Prime Minister Justin Trudeau has begun his annual tour of town halls from coast to coast, which arrived in St. Catharines on January 15. Town halls give Canadians a chance to ask Trudeau questions regarding what they believe are key issues or concerns facing the country, and what his plans are for the year ahead.
Trudeau stood in front of about 2,000 people in the Ian Beddis Gymnasium at Brock University on Tuesday night, where he answered many questions covering a topics such as sexual harassment, Canada’s stance on foreign policies, and the state of climate change.
“We have a problem called climate change — which is real — it’s been free to pollute in our atmosphere for a very long time. If we put a price on pollution, we will have less of it,” said the Prime Minister. “In order to do that, we have to support ordinary families to make sure affordability for ordinary Canadians is at the heart of this. As we move forward, we’re investing in renewable energies, in developing greener technologies, and Canada should be part of leading the way. I’m committed to making sure Canadians are better off.”
In light of the legalization of marijuana this past fall, one community member asked Trudeau how he felt the legalization and marketing of marijuana will help prevent it from getting into the hands of children.
“It’s not about a new source of revenue for the government,” though Trudeau did acknowledge that may end up happening, he continued that the legalization is, “a reflection of a failure public policy.”
Trudeau asked the audience to raise their hands if they felt when they were in high school if it was easier to get their hands on a “joint” than it was to get their hands on a bottle of beer. The majority of the audience raised their hands.
“The death rate from alcohol every year far exceeds that of marijuana. We legalized it because the current system was not making it more difficult for young people to buy marijuana,” Trudeau said. “If we at least treat it like alcohol, you have to go to an official store and show identification that demonstrates you are of the legal age.”
The Prime Minister acknowledged that while that wouldn’t prevent all young people from getting their hands on the drug, it would make it more difficult.
“Every single dollar someone spends on legal marijuana is a dollar not going into the pockets of organized crime.”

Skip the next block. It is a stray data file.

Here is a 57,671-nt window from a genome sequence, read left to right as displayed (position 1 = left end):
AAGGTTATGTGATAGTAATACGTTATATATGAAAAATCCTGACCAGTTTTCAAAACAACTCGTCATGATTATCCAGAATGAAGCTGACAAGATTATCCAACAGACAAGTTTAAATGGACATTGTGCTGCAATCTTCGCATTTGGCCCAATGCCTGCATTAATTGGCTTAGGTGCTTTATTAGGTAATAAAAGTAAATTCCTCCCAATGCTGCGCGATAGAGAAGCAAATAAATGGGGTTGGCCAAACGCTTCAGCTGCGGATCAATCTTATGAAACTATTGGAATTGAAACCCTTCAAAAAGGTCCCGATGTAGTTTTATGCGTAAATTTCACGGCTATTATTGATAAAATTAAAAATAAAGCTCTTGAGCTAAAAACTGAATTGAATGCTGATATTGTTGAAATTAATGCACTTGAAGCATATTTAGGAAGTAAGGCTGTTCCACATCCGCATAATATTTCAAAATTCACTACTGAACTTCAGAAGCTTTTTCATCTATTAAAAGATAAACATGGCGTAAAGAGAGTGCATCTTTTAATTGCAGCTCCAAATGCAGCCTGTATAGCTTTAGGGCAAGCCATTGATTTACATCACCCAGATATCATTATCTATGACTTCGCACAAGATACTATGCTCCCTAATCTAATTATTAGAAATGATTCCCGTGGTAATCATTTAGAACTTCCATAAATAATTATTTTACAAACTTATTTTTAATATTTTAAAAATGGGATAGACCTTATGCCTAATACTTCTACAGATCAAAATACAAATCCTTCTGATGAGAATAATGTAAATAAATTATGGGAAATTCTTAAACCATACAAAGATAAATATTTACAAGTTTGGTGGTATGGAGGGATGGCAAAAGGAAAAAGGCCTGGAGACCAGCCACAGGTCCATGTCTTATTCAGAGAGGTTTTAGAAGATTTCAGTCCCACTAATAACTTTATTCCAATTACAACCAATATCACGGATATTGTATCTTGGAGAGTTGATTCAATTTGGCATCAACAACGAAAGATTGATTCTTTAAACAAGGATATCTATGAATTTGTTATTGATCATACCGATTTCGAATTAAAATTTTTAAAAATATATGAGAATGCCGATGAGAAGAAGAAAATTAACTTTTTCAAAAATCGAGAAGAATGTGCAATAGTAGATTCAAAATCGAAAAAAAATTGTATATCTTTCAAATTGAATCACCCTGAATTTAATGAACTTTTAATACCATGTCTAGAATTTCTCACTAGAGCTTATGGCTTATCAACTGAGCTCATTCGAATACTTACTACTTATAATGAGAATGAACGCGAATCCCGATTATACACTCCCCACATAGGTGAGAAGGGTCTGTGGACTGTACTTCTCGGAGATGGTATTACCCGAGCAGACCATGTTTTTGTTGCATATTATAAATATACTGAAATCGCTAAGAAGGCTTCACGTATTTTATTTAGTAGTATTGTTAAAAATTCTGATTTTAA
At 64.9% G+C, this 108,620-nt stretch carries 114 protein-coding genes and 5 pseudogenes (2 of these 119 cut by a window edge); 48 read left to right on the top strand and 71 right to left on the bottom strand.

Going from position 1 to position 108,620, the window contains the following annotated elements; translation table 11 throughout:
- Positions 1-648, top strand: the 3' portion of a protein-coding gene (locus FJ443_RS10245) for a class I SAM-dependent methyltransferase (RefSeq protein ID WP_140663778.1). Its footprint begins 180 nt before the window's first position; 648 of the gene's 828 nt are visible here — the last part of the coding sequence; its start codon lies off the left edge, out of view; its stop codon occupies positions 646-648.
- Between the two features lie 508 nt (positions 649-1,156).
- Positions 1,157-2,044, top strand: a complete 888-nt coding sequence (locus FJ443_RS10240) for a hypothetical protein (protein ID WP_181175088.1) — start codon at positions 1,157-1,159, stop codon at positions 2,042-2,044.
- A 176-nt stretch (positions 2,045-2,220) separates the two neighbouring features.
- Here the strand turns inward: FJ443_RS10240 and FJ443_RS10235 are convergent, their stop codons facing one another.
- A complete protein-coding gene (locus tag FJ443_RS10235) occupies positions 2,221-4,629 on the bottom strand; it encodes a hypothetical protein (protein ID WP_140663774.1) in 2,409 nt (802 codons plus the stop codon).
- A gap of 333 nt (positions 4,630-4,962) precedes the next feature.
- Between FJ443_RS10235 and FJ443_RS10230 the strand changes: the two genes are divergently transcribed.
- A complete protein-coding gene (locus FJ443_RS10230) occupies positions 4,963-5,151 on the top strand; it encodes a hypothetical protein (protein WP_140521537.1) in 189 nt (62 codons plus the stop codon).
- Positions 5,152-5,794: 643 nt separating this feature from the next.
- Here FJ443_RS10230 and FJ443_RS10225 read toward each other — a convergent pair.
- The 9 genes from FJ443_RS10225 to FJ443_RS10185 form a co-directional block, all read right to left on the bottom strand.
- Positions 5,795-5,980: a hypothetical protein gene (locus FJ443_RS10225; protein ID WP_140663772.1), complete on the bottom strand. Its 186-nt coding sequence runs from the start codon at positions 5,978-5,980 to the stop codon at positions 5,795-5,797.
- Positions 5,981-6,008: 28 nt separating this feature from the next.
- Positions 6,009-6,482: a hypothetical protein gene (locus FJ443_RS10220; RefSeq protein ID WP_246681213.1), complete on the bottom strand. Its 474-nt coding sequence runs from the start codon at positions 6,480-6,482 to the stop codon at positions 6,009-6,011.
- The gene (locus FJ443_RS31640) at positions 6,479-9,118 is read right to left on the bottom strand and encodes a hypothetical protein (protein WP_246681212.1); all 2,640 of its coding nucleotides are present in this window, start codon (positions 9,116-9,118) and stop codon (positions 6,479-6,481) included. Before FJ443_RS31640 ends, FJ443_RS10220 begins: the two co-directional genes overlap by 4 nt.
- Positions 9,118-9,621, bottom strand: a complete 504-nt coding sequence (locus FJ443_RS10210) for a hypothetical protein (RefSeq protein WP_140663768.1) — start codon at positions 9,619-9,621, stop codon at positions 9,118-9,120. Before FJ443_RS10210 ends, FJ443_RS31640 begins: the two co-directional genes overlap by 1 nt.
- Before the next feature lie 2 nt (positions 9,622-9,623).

Further topics at the town hall included the treatment of Indigenous people in the country. The Canadian government has always been in the spotlight for their mistreatment and disregard of the Indigenous peoples in Canada.
“For centuries, as a government, we failed to live up to the intent of the original treaties that were all about welcoming settlers onto this land,” Trudeau said. “Canada as a country failed to live up to that partnership in many ways; residential schools, legal systems. We felt it was time for reconciliation. It is not easy. The government used to do whatever they want, we now know this is wrong, and it is not the way to develop a country.”
A topic that has been a major focus over the last couple weeks at Brock is the University’s Sexual Violence policies. One student asked Trudeau about the sexual assault laws in Canada, and the lack of consequence sexual offenders receive when they are reported. Trudeau stated that while there is still a long way to go, he believes that what has always been shrugged off or accepted is now no longer accepted.
“Workplaces are changing, and it’s not just about the justice system. There is also a change that every organization needs to make sure that they are being accountable and changing not just the way they deal with these challenges, but the way they proactively take responsibility for them and engage with the kinds of transformations that we need,” Trudeau said. “It is wrong to make anyone feel belittled, unsafe, harassed or assaulted. It is the responsibility of every single one of us to stand up and speak out. There is still a long way we need to go, but through the strength, devotion, advocacy and courage of the men and women in this world we are on the right track.”
Brock and its community members began to lineup ahead of the town around 3:00 p.m., with doors opening at 5:00 p.m. The lineup of people hoping to attend the town hall started in the academic south hallway (west end of the university campus) and led out the doors towards the entrance of the new Goodman building (west of the Schmon Tower).
As other Trudeau town halls have witnessed over the course of his Canadian tour, there was a demonstration of protesters blocking the main entrance to Brock ahead of the town hall. Indigenous demonstrators have been standing up to the Canadian government in support of pipeline protesters.
The protest rerouted commuters and transit to the Glenridge Avenue entrance of the University.
Below are photographs from Prime Minister Justin Trudeau’s town hall at Brock University: